Illinois Attorney General Kwame Raoul, as part of a coalition of 21 states, has filed a lawsuit challenging the federal government’s effort to allow 3D-printed gun files to be released on the internet.
The files would allow plug-and-play access to 3D-printed unregistered, untraceable firearms, sometimes called “ghost guns,” that are virtually undetectable even with a metal detector, Raoul said.
Following a multistate legal challenge, a federal judge last year struck down the federal government’s prior attempt to allow the release of the files. Now, the coalition said, the administration has embarked on a new effort by pursuing formal rules, which were finalized Thursday, Jan. 23. Raoul and the coalition filed the lawsuit Thursday in Seattle in the U.S. District Court for the Western District of Washington, arguing the rules are unlawful.
“Communities throughout our nation are evaluating policies to combat gun violence. The availability of 3D-printed gun files on the Internet would directly undermine the ongoing work being done to improve public safety,” Raoul said. “I will vigorously oppose any action that will make it easier for unregulated, untraceable guns to be brought into our schools, neighborhoods and churches.”
In 2015, Defense Distributed, an organization dedicated to the global distribution of open-source, downloadable 3D-printed gun files, sued the Obama administration after the U.S. State Department forced Defense Distributed to remove the files from the Internet. The federal government successfully argued before federal trial and appellate courts that posting the files online violates firearm export laws and poses a serious threat to national security and public safety. The U.S. Supreme Court declined to hear the case.
In an abrupt reversal, the federal government settled the case in June 2018 and agreed to allow unlimited public internet distribution of the downloadable files for 3D-printed guns, and a coalition of states filed a lawsuit in July 2018. Despite a federal judge’s ruling that the federal government’s decision to allow the files’ distribution is arbitrary, capricious and unlawful, Raoul said the administration is trying again — this time by publishing new rules that would transfer regulation of 3D-printed guns from the State Department to the Department of Commerce. The regulatory change would effectively allow their unlimited distribution.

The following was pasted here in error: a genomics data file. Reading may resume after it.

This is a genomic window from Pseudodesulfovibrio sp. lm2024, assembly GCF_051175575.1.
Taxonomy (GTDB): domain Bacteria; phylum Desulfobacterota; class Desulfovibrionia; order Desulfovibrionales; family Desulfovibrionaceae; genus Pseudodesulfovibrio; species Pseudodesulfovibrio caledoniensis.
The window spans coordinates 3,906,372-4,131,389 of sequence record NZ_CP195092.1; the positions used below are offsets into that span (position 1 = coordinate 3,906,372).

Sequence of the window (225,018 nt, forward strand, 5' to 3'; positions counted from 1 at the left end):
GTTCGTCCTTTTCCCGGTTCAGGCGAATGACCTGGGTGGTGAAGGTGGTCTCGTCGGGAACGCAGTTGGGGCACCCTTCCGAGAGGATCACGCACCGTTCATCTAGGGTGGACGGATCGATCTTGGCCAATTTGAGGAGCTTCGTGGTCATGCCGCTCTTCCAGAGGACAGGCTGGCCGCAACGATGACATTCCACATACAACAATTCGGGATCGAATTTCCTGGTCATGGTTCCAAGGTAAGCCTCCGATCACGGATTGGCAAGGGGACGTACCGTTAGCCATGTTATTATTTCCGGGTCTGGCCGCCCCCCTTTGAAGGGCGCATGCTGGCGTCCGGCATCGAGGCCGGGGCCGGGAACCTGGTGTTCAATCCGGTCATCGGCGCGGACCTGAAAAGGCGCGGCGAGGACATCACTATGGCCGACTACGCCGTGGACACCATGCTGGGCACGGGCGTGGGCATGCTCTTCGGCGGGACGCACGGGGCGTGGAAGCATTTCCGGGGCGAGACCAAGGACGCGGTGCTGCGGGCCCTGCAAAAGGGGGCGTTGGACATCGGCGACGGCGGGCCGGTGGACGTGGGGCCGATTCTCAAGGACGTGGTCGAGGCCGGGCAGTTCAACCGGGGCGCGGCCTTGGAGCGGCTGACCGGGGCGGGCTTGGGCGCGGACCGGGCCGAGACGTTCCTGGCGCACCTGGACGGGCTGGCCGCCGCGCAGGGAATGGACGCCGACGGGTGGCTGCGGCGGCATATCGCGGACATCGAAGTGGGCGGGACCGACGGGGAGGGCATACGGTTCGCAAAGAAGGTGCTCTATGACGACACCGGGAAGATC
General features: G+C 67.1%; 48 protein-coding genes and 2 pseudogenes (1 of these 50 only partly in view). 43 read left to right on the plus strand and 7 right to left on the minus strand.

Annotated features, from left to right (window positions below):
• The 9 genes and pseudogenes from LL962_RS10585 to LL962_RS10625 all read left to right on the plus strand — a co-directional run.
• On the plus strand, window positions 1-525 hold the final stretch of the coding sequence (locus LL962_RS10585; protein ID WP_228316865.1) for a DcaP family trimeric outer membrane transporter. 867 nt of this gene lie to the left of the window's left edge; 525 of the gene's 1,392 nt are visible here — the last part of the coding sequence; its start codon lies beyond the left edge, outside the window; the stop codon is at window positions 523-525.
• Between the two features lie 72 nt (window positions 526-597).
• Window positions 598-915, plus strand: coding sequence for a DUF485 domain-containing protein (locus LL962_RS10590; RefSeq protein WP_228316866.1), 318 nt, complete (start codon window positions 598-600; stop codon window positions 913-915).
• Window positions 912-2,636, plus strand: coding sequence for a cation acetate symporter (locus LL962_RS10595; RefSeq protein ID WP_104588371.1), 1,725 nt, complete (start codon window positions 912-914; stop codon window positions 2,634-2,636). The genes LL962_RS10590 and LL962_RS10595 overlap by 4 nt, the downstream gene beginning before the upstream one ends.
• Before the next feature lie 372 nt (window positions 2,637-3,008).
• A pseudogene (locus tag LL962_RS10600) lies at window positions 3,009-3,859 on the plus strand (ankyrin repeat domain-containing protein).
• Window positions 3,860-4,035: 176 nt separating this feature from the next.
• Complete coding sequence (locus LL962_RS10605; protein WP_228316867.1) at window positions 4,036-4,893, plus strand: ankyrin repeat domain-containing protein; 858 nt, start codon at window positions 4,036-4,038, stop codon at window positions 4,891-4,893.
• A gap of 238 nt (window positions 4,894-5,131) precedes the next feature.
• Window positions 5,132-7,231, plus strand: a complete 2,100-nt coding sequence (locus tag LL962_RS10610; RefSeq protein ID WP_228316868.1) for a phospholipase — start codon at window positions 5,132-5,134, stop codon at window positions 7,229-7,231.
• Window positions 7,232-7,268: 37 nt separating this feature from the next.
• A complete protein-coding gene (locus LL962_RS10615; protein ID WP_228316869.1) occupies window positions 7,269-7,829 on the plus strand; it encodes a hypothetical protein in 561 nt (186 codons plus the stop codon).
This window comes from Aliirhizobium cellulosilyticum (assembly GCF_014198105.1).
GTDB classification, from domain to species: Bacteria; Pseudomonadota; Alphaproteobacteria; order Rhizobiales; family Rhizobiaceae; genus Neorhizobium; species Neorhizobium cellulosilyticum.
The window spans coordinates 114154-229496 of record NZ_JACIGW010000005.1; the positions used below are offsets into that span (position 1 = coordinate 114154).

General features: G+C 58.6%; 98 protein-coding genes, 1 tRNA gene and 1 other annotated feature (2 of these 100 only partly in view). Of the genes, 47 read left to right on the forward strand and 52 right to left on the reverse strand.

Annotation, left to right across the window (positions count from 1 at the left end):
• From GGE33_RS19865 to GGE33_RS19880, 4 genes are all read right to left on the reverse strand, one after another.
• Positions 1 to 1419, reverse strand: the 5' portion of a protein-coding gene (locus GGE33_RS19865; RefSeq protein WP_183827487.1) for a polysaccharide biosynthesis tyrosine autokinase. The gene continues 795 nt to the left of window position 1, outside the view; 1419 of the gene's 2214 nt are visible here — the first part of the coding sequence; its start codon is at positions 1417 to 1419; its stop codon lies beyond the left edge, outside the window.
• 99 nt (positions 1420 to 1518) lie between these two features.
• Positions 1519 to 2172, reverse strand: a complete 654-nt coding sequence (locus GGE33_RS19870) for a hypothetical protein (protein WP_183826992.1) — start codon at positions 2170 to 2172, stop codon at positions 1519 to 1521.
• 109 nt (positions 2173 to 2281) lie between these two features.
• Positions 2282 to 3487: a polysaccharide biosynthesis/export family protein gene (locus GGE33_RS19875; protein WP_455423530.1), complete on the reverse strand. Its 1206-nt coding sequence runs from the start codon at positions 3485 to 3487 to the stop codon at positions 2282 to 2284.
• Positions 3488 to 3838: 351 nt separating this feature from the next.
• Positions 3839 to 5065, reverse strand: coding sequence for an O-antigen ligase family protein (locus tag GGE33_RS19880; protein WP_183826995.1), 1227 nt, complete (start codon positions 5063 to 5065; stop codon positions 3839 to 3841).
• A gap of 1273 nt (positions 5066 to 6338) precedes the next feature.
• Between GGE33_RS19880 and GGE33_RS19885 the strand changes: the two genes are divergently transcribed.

In the lawsuit, Raoul and the coalition argue that the rules are unlawful for reasons like those presented in the 2018 multistate lawsuit. The administration has still offered no evidence supporting its about-face on the risks of allowing unregulated access to firearms worldwide, making the rule arbitrary and capricious, in violation of the Administrative Procedure Act, the coalition contends. In fact, opponents said, the administration agrees that regulation is needed, even though its new regulations are toothless and will not prevent the global dissemination of 3D-printed guns.
Coalition members said the Department of Commerce acknowledged in the rules that regulating the distribution of 3D-printed gun files does not violate the First or Second amendments, as some critics have claimed: “Limitations on the dissemination of such functional technology and software do not violate the right to free expression under the First Amendment. Nor does the final rule violate the right to keep and bear arms under the Second Amendment.”
However, due to loopholes in the commerce regulations, Raoul and other opponents said, the department will lack the power to regulate 3D-printed guns in any meaningful way.
In the rules, they said, the administration also acknowledged the dangers posed by the distribution of 3D-printed gun files, saying, “Such items could be easily used in the proliferation of conventional weapons, the acquisition of destabilizing numbers of such weapons, or for acts of terrorism. … The potential for the ease of access to the software and technology, undetectable means of production, and potential to inflict harm on U.S. persons and allies abroad present a grave concern for the United States.”
Joining Raoul in filing the lawsuit were the attorneys general of California, Colorado, Connecticut, Delaware, the District of Columbia, Hawaii, Massachusetts, Maryland, Maine, Michigan, Minnesota, North Carolina, New Jersey, New York, Oregon, Pennsylvania, Rhode Island, Virginia, Vermont and Washington.